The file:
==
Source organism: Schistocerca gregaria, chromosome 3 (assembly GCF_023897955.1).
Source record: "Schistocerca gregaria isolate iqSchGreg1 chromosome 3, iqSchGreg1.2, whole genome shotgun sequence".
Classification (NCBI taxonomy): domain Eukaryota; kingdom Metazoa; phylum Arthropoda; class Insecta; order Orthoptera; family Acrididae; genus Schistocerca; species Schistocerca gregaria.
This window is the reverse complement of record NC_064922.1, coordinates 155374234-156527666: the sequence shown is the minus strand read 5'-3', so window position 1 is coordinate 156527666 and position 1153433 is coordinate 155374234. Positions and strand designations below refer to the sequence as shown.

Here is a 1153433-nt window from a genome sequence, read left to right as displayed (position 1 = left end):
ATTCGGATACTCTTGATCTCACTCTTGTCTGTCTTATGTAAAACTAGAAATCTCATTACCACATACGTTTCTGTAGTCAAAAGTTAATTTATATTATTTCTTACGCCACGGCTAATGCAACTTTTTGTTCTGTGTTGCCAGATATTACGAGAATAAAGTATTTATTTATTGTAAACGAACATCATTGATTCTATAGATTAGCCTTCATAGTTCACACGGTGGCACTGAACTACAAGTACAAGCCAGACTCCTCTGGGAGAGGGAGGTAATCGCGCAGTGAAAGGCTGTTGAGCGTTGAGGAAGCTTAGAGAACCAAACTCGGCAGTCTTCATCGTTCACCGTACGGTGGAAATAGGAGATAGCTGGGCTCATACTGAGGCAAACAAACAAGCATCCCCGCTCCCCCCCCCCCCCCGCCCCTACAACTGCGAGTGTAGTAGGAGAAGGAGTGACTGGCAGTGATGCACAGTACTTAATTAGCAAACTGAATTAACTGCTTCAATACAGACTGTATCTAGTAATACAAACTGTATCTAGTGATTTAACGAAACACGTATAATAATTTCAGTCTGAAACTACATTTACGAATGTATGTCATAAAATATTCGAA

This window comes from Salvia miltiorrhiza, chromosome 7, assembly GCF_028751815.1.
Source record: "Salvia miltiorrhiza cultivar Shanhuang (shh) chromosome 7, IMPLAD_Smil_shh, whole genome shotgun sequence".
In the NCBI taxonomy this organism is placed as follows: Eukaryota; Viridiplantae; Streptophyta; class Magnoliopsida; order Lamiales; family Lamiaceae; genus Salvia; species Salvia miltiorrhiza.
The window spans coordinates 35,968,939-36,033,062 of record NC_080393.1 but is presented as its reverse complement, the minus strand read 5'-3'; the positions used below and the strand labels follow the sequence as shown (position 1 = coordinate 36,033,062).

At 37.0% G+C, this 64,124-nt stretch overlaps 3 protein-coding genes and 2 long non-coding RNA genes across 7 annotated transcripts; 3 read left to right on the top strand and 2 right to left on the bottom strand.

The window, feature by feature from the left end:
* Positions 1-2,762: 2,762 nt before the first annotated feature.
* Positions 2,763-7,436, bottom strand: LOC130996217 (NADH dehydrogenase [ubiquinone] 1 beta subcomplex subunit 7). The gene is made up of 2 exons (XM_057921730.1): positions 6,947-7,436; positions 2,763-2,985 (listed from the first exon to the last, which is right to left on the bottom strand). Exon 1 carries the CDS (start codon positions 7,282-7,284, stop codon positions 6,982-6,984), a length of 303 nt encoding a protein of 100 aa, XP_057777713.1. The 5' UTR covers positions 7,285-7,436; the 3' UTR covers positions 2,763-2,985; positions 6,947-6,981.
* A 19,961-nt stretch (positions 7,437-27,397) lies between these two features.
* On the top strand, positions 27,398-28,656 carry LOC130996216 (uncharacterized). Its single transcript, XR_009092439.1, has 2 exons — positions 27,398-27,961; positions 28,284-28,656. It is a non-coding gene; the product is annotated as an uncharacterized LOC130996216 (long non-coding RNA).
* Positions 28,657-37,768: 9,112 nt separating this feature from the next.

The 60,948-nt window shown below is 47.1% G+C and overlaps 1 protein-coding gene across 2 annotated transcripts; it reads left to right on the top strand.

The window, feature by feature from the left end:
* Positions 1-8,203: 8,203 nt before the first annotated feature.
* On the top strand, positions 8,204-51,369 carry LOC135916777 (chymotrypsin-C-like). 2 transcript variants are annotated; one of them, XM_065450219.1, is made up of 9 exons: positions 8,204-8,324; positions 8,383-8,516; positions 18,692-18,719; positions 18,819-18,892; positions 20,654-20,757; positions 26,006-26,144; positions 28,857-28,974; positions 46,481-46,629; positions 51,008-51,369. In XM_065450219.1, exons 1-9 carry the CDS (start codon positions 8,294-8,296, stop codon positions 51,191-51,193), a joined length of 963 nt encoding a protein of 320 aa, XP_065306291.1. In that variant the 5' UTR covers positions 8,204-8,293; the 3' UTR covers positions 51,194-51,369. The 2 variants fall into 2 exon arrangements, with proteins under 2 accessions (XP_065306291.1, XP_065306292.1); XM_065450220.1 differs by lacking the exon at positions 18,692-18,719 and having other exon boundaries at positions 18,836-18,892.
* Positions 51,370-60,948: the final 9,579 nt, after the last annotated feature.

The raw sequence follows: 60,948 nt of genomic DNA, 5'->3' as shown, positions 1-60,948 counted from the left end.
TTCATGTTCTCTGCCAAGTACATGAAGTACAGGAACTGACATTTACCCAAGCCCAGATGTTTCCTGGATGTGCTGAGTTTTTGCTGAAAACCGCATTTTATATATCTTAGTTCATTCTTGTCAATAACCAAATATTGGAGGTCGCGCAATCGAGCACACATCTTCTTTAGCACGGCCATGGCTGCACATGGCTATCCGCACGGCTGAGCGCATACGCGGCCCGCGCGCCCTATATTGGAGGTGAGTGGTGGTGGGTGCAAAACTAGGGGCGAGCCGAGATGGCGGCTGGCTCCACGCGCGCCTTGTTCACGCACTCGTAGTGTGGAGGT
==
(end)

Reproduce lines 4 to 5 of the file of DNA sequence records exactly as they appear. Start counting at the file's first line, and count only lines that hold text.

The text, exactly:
This window is the reverse complement of record NC_064922.1, coordinates 155374234-156527666: the sequence shown is the minus strand read 5'-3', so window position 1 is coordinate 156527666 and position 1153433 is coordinate 155374234. Positions and strand designations below refer to the sequence as shown.

Here is a 1153433-nt window from a genome sequence, read left to right as displayed (position 1 = left end):